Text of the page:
The art district?
There are misnomers, and there is false advertising. There seems to be a fine line between the two, and dancing that line is the Summer Arts Explosion, downtown's daily lunchtime "in progress" arts exhibit. Public relations people just love to use words such as "explosion" and "extravaganza," even when (especially when?) they're more hype than truth. Yeah, it's summer, and there are artists, but in no way is the event exploding -- simmering, maybe, but that's because it's getting so damned hot. In fact, the Summer Arts Explosion is merely eight tables lining the walkway in front of the shops and restaurants of One Main Place's Plaza Level. And, on two visits, at least half of the tables were empty.
However, these artists (at least the ones who have been there) aren't the kind of arts-and-crafts people often seen crowding the streets during this city's many fairs and festivals. These folks actually design murals for the city and exhibit them at honest-ta-gawrsh galleries. Their work is what keeps the Summer Art Explosion from fizzling completely.
Ronnie Jessie of the city's Office of Cultural Affairs has thus far scheduled two painters, two wood sculptors, a silkscreen artist, a watercolor printmaker, a pastel-portrait artist, and a pottery artist for the event. The works have mainly cultural themes: Bernice Montgomery paints bright, vivid urban scenes featuring African-Americans; Ivory Henderson creates African-influenced wood sculptures; and Anoid Neal offers pottery and paintings featuring African-Americans. Actually, the diversity of the art forms is greater than it sounds; all the colors of God's li'l rainbow are included.
Jessie says cultural themes are preferred because the Summer Arts Explosion is part of the Neighborhood Touring Program, which takes art into communities through teaching, exhibits, and performances. The program usually works in Dallas' outer communities, but Jessie says the Summer Arts Explosion targets downtown because it has no free arts center. The event allows downtown employees to be exposed to art without making an extra trip to a museum or gallery. But do people rushing to One Main Place for a quick lunch really have time to spend with the arts? From a viewer's perspective, it didn't seem like many people noticed, let alone stopped at the tables to view the art. Something must be working, though, since Jessie says the manager of One Main Place has requested that these artists stay for the month; initially, the artists rotated every week.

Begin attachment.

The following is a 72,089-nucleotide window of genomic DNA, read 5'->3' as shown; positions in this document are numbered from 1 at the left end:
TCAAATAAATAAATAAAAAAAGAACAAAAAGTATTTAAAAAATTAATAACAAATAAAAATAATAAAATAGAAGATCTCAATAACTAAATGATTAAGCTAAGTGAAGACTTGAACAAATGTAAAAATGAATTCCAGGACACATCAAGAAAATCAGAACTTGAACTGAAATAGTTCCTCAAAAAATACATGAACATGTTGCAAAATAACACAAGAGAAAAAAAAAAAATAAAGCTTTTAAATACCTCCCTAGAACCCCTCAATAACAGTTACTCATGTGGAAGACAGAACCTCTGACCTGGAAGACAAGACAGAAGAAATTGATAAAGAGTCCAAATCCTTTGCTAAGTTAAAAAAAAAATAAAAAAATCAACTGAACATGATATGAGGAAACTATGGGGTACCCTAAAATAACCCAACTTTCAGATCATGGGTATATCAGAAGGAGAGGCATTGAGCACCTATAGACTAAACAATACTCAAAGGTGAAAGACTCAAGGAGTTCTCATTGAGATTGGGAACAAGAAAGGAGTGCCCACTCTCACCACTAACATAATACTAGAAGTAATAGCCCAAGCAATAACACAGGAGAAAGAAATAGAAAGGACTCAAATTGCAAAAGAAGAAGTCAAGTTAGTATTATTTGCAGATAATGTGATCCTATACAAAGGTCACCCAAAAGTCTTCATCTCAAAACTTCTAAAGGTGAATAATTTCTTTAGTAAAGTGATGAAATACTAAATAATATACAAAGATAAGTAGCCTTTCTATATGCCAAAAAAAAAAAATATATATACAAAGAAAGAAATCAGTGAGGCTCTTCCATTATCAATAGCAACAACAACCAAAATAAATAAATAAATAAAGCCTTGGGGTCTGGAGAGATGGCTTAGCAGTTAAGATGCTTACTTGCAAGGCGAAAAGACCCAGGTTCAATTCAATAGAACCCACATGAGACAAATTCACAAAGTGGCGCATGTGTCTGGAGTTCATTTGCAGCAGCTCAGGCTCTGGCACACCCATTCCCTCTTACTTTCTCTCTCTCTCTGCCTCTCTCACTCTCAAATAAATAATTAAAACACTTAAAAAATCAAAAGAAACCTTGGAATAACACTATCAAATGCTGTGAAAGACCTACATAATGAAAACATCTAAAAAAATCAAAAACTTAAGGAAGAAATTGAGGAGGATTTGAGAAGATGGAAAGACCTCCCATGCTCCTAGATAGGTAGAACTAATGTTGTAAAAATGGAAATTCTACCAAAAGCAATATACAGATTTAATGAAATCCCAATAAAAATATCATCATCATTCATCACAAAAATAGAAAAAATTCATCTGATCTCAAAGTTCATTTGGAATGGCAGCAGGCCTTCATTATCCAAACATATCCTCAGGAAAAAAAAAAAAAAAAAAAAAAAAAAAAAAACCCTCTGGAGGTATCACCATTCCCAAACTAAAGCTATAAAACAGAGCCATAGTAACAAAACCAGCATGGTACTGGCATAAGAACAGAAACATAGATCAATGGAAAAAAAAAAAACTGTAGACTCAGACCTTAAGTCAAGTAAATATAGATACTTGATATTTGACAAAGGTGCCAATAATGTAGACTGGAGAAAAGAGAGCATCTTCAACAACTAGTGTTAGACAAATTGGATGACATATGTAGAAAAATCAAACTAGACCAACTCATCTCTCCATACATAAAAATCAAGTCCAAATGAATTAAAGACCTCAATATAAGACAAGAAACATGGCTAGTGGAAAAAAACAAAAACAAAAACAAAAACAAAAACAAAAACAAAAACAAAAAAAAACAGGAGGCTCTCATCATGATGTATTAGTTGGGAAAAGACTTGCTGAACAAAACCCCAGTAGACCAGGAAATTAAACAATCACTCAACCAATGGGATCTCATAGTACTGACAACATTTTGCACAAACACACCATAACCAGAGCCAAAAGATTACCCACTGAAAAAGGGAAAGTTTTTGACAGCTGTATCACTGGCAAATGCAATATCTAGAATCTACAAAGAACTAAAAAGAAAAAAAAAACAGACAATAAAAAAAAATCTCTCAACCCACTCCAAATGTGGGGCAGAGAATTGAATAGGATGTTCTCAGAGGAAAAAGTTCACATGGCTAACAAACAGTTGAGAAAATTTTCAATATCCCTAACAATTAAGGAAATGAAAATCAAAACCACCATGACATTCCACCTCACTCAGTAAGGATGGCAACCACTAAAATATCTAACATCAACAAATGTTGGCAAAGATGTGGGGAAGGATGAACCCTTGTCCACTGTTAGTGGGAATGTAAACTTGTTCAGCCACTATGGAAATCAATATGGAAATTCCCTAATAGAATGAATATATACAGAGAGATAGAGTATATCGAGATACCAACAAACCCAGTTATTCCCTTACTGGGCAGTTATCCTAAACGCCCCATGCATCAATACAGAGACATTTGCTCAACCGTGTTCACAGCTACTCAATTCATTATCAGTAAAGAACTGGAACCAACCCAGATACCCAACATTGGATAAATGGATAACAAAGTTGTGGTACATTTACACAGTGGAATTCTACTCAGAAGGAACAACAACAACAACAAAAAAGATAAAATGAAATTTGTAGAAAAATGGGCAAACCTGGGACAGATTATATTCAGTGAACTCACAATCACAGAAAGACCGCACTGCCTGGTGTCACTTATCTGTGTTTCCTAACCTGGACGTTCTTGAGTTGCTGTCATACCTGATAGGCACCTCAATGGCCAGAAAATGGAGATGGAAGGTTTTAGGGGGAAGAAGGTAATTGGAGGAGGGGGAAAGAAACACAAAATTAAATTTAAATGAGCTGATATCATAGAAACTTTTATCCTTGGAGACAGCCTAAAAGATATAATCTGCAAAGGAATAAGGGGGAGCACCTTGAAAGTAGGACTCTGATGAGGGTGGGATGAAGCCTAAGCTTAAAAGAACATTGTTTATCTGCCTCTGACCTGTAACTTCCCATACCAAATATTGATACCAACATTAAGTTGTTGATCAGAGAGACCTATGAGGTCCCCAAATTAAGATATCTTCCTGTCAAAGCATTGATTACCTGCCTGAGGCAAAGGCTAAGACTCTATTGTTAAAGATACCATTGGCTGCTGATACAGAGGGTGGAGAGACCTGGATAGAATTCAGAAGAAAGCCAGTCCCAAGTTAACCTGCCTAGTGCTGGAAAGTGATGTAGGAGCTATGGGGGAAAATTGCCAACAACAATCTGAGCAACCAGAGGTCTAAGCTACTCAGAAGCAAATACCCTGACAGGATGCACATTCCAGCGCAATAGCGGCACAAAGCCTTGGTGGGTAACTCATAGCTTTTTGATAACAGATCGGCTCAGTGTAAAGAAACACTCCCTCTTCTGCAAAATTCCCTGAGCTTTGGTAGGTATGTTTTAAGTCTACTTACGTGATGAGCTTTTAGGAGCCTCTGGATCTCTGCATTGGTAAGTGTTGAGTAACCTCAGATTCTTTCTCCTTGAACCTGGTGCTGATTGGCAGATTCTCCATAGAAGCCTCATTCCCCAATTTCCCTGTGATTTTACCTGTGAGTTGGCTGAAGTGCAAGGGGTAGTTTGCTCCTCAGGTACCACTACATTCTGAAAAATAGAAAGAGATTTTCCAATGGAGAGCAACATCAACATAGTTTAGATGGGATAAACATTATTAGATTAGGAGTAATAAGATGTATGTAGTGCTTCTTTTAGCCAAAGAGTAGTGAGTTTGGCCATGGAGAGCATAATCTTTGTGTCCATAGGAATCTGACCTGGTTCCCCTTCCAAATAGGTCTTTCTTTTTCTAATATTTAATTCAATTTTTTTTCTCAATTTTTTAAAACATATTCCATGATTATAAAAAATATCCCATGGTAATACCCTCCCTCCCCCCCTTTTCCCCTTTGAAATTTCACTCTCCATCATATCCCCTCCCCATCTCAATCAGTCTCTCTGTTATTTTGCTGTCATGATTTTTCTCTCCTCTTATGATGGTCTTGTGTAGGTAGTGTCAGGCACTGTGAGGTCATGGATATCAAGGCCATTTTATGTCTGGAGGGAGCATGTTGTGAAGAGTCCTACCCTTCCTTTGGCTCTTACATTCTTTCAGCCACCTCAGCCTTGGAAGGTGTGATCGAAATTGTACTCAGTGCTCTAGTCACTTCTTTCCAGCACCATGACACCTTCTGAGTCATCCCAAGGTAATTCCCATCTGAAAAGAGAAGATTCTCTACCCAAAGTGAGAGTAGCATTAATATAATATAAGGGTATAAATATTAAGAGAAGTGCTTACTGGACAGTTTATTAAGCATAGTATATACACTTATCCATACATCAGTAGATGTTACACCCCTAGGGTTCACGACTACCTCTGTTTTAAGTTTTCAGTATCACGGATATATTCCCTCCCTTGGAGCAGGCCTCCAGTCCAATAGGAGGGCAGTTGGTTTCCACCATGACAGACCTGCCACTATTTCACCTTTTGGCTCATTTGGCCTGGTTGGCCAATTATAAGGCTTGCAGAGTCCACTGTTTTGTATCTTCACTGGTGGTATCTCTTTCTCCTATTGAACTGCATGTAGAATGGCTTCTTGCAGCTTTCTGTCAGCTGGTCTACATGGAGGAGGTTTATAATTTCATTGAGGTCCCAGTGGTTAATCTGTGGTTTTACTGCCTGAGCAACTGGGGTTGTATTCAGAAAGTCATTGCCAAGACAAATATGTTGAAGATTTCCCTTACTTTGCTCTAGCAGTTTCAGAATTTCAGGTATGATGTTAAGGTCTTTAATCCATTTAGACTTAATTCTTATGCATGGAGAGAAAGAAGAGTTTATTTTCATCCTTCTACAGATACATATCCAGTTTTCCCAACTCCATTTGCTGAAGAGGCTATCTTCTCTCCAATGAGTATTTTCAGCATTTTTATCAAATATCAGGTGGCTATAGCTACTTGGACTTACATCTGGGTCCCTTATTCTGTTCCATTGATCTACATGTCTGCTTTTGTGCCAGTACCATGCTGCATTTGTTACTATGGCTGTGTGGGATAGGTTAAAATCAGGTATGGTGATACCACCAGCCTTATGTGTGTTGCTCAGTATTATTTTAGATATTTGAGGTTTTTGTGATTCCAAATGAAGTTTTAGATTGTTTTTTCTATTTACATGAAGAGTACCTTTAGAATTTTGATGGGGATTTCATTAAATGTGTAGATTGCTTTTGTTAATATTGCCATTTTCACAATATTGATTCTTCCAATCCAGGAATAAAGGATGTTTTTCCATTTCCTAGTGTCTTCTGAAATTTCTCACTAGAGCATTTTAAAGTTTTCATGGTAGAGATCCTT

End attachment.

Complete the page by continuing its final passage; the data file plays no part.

Fact is, downtown Dallas could use a little culture; throw in some hot-dog vendors and a few rambling preacher men predicting the apocalypse, and this whole thing could really take off. We're all for a little life amongst the concrete ruins that we call downtown. Same goes for Viola Delgado, a watercolor printmaker who usually works mainly in murals. Of course, she says most people who stop only want to know what she is doing when she places strips of tape on a canvas to create patterns. Nevertheless, she thinks Summer Arts Explosion is a great idea. She says she plans to spend her time painting, hoping that "maybe by the end of the week someone will buy something."
Bernice Montgomery has nothing but kind words for the event, insisting that her T-shirts are selling very well and that the postcards from her recent exhibit at The Irving Arts Center are just "flying off the table." Thank God they're not exploding off the table.
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